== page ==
Carol Anderson talks about her bestselling book White Rage: The Unspoken Truth of Our Racial Divide. Anderson says every time African Americans make gains — from ending slavery to voting rights to the election of a Black POTUS — white Americans mobilize relentlessly to roll back those gains. She says the correct question is not why Black people are angry; it’s why whites are so angry when Black people get rights?
If you read the great African-American poet Langston Hughes’ poem A Dream Deferred, ask yourself: is he talking about black rage? Or white rage? Of course, you’ll probably answer “black rage.” After all, he asks:
What happens to a dream deferred?/ Does it dry up/ Like a raisin in the sun?/ Or fester like a sore–/And then run?/ Does it stink like rotten meat?/ Or crust and sugar over–/ like a syrupy sweet?/ Maybe it just sags/ like a heavy load./ Or does it explode?
But read the first line again — “what happens to a dream deferred” and ask yourself: why have the dreams of black people in American been systematically deferred? Why are black people still having to assert that “black lives matter”? Why do we have a President whose one overriding policy goal is to undo everything our first black President accomplished before him?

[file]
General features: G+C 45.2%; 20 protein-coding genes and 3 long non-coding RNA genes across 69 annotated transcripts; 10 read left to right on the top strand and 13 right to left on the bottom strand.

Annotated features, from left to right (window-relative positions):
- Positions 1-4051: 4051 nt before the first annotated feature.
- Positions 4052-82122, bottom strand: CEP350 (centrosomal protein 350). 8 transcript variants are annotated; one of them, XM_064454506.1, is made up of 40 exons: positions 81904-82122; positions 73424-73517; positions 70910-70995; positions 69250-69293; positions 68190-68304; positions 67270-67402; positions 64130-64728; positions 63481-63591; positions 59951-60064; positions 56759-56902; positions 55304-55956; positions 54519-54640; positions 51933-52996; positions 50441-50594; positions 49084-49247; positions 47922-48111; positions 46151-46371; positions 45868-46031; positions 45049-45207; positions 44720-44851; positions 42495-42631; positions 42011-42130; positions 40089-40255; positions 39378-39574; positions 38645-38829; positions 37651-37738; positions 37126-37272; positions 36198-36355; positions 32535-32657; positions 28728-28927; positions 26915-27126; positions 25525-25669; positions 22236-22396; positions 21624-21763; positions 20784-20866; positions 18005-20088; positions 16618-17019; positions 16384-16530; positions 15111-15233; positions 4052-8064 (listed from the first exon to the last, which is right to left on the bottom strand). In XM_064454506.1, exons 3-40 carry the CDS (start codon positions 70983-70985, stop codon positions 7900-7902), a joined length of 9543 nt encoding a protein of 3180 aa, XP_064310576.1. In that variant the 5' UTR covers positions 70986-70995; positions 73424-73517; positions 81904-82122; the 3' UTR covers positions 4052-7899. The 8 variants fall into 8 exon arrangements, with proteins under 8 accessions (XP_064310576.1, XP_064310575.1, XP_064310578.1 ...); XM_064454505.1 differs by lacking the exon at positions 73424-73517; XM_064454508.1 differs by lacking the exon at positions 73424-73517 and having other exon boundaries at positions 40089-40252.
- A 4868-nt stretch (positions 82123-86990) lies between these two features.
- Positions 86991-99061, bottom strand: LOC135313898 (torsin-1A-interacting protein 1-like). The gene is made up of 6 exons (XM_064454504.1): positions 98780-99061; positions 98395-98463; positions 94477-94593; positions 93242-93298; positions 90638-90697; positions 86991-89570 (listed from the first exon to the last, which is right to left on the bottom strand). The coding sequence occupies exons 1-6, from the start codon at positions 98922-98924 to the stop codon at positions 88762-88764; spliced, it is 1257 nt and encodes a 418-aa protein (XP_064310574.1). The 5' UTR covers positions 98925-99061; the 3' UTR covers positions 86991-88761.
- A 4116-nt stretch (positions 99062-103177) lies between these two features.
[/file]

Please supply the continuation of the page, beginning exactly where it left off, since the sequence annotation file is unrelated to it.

The answer is in Carol Anderson’s groundbreaking book, White Rage: The Unspoken Truth of Our Racial Divide. She proves again and again what should be obvious but what our society always seems to overlook: since 1865 and the passage of the Thirteenth Amendment, every time African Americans have made advances towards full participation in our democracy, white reaction has fueled a relentless rollback of their gains.
Anderson’s book is a powerful indictment of white racism, especially as it has been expressed in our institutions from the courts to the press. It also is freighted with grief at the terrible waste of lives and possibility that racism has cost not just our black citizens but our society as a whole.
White Rage should be required reading in every high school and for every politician — indeed, every public servant. Many must agree, as the book has won numerous accolades.
Carol Anderson is professor of African American Studies at Emory University. In addition to White Rage, which won the National Book Critics Circle Award, she is the author of Eyes Off the Prize and Bourgeois Radicals.